Inaccurate early assessment of neurological severity in head injury

Nino Stocchetti, Francesca Pagan, Emiliana Calappi, Katia Canavesi, Luigi Beretta, Giuseppe Citerio, Manuela Cormio, Angelo Colombo

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Intubation, which requires sedation and myorelaxants, may lead to inaccurate neurological evaluation of severely head-injured patients. Aims of this study were to describe the early clinical evolution of traumatic brain injured (TBI) patients admitted to intensive care unit (ICU), to identify cases of over-estimated neurological severity, and to quantify the risk factors for this over-estimation. A total of 753 TBI patients consecutively admitted to ICU of three academic neurosurgical hospitals (NSH) were assessed. Cases whose severity was potentially over-estimated were identified by four criteria and indicated as "mistakenly severe" (MS): (1) no surgical intracranial masses; (2) could not follow commands at neurological assessment; (3) were dismissed from the ICU in ≤3 days to a regular ward; and (4) had regained the ability to obey commands. A total of 675 patients were intubated and/or sedated-paralyzed at the post-stabilization evaluation. In all, 304 patients had surgically treated intracranial masses. Among the 449 non-surgical cases, 58 patients fulfilling the criteria for MS were identified. The main features distinguishing MS from truly severe cases were younger age, higher Glasgow Coma Scale (GCS) score at all time points, Marshall classification of Computerized Tomographic (CT) scan mostly Diffuse Injury I and II, fewer pupillary abnormalities, and a lower frequency of hypoxia, hypotension, and extra-cranial injuries. In a certain proportion of non-surgical TBI patients, mostly intubated and sedated, neurological examination is difficult and severity can be over-estimated. Risk factors for this inaccurate evaluation can be identified, and clinical decisions should be based on further examination.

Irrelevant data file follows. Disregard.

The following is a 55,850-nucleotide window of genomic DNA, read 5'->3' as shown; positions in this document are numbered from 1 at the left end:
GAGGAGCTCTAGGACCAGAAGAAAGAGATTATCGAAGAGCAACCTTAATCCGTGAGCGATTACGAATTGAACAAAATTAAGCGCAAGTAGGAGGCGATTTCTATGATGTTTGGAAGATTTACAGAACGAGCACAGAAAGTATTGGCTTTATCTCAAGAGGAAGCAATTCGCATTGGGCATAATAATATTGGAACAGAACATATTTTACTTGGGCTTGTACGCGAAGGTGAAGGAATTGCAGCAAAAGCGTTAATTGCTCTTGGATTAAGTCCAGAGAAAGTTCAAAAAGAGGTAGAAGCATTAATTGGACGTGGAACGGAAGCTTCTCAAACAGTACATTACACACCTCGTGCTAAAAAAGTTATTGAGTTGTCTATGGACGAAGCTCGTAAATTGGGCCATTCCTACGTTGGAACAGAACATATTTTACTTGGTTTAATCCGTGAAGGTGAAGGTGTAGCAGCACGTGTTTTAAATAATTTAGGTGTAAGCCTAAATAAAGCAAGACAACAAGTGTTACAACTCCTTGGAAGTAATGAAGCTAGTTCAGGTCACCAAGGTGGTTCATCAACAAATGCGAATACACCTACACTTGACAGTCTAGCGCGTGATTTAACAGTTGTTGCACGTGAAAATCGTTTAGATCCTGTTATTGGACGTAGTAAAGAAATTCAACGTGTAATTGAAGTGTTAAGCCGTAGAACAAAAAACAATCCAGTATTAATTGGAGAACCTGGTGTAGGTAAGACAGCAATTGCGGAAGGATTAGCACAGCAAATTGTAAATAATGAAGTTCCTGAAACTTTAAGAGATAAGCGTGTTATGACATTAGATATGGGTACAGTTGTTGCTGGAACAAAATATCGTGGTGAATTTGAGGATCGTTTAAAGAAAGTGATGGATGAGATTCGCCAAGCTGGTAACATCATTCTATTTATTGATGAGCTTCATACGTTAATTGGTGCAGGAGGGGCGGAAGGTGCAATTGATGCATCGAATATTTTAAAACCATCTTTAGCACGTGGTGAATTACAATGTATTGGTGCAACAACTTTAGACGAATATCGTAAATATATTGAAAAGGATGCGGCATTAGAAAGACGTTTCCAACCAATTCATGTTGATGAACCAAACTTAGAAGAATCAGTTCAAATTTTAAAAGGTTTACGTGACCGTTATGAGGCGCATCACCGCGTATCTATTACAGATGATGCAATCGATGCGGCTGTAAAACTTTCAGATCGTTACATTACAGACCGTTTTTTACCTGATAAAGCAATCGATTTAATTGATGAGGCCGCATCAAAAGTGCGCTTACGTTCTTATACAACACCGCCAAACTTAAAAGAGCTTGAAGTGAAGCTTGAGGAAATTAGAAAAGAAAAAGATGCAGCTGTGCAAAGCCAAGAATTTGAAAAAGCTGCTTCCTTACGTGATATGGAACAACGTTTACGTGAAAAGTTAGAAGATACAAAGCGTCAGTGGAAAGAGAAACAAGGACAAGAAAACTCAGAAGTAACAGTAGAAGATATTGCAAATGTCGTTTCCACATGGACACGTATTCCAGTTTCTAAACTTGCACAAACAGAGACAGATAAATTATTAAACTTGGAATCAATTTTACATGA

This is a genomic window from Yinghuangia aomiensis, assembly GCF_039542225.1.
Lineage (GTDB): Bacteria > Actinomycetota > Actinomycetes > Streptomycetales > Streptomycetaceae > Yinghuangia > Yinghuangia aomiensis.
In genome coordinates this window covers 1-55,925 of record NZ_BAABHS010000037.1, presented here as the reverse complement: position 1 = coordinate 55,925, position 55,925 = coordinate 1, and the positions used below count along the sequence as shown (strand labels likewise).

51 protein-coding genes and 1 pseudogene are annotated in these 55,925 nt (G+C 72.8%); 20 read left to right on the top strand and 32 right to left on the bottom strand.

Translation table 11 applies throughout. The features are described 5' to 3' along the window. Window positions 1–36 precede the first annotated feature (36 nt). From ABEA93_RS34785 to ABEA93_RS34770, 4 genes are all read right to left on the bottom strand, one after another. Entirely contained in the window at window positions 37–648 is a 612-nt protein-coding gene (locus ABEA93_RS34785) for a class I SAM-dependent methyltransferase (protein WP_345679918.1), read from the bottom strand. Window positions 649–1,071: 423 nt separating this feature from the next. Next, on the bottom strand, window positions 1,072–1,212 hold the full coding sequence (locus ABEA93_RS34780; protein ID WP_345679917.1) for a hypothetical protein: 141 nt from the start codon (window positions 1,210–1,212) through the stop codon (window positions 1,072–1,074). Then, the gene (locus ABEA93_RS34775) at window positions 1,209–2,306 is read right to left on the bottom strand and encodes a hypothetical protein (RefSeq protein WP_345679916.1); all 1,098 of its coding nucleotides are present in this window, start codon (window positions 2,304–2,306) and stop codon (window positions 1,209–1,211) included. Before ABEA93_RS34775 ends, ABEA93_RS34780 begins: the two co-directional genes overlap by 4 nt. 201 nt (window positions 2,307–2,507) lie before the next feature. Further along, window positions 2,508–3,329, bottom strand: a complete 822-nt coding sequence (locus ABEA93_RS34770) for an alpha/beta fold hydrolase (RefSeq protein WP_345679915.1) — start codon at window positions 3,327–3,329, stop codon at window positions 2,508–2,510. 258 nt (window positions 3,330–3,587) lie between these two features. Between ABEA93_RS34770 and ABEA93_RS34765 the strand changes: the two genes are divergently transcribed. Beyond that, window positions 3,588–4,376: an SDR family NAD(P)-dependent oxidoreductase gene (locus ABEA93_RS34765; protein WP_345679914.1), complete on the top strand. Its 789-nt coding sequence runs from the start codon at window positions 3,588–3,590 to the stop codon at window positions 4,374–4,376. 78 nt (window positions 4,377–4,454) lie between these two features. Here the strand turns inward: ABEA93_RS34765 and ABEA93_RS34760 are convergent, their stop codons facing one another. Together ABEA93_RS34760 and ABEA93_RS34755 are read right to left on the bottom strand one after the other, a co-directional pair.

Original languageEnglish
Pages (from-to)1131-1140
Number of pages10
JournalJournal of Neurotrauma
Issue number9
Publication statusPublished - Sep 2004


  • Glasgow Coma Scale
  • Head injury
  • Neurological assessment
  • Outcome
  • Sedation

ASJC Scopus subject areas

  • Clinical Neurology
  • Neuroscience(all)


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